Sunday, July 13, 2008

those days when floods were more common

this picture - from the national archives of singapore - really transports me back to the days where floods was something we had to live with year in and year out. we were quite ambivalent about it because on one hand, we could have fun playing in the rain and with the water but on the other hand, we had to lend a helping hand when it came to clearing up the mess after the deluge.

i like sharing my experiences from the past so as to give the younger generation a glimpse of how life was like in the 60s. floods visited us a few times every year, especially during the north-east monsoon season, when we lived in a kampong more than 30 years ago.

when it rained heavily and for sometime, we would be prepared for the milk-tea (teh susu) colour flood water entering our homes. the drains would overflow first and when the water level rose above the threshold, water would get into the house. initially, we would try to fight the 'tide' by using used cloths and old towels to build 'embankment' and to seal up the entry points but once the water entered the house, we would just be resigned to cleaning up after the water had receded.

from experience, we would make only feeble attempts to stop the water from making its way into the inside of our homes. it would be an exercise in futility. because there was no way we could seal all the gaps and points of entry. we just had to wait for the rain to stop and the water to subside, then we would get out our scoops and pails to bail out the water.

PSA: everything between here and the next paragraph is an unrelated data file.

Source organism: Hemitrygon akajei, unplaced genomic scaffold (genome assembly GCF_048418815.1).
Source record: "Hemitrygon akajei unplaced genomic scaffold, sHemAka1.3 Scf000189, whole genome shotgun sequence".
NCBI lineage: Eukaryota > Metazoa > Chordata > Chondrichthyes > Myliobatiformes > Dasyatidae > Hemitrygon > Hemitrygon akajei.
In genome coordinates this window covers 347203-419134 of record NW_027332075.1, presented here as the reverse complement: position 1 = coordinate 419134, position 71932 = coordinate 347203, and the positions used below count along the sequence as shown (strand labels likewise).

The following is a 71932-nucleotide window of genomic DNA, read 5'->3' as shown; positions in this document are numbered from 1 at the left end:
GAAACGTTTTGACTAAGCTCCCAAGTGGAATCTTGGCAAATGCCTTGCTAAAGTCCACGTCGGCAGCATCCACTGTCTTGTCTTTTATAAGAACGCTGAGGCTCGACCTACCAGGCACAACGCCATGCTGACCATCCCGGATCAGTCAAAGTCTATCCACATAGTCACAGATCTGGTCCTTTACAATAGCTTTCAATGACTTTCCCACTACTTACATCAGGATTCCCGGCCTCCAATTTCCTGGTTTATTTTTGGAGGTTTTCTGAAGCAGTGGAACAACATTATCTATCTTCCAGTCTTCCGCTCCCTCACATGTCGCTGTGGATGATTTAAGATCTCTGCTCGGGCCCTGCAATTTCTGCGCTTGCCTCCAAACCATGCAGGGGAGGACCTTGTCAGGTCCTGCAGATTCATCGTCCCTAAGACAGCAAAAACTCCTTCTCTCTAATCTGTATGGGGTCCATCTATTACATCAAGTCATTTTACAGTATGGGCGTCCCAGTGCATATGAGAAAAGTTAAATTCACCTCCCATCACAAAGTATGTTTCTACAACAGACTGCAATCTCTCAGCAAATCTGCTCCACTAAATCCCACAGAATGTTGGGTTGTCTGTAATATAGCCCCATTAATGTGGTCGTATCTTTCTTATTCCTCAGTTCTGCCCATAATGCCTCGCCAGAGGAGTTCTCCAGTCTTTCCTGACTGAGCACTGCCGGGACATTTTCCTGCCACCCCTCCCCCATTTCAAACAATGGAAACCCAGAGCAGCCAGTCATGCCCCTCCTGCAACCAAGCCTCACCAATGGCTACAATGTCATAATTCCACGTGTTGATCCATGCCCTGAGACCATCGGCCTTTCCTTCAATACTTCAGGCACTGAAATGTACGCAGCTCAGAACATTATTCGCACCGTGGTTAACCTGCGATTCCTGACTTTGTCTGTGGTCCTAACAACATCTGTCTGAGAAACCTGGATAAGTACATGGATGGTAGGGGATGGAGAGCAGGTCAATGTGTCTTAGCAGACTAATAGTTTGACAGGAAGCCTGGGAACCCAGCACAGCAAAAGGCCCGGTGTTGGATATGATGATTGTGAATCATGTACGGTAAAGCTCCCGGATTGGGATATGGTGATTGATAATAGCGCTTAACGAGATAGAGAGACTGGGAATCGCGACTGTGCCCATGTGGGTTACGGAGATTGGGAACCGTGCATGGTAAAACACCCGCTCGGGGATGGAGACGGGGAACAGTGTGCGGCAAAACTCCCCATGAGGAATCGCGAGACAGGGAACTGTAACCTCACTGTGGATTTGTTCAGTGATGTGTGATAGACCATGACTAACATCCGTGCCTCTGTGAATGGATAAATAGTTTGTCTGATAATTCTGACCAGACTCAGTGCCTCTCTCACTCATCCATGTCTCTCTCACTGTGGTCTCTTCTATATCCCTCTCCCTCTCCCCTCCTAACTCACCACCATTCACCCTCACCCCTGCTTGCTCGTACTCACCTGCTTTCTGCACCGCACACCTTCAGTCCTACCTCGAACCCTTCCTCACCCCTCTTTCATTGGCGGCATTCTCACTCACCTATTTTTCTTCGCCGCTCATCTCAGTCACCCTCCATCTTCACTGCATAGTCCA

when flooding was severe, a lot of things would be carried away. the wooden planks that we had placed across the drain and things that were not anchored would be swept 'downstream'. your shoes, slippers and char kia (clogs) must be placed at places where the water could not reach. even the heavy buckets with human excreta from the common latrines would be carried away.

those crawly creatures whose homes had been disturbed would make their appearances. cockcroaches and centipedes could be seen on the walls and in areas not covered by water.

after the rain, children would be out of their homes to wade in the flood water. it was, however, a dangerous time to move around. no, not because of the creatures. the drains would be covered by the flood water and you would not know where the edges of the drains were. some could slip into the drain. once i had to drag to safety a smaller boy who had fallen into the swollen drain.

floods in the those days were usually blamed on the poor drainage system and heavy downpour coinciding with the high incoming tide.

when we moved into high-rise housing and development board (hdb) flats, the threat from overflowing drains just simply ebbed away.


Lam Chun See said...

Fun yes. But can be quite serious if your school is in Bukit Timah like mine was - ACS. One year it was around exam time when the floods came and caused havoc.

The Spore Univ field at Bt Timah used to look like a lake at those times.

yg said...

yes, i heard about that; the following year, moe came out with this proviso: in the event of heavy rain/flooding, 'o' and 'a' levels candidates can take their exams at any accessible centre nearer to their home.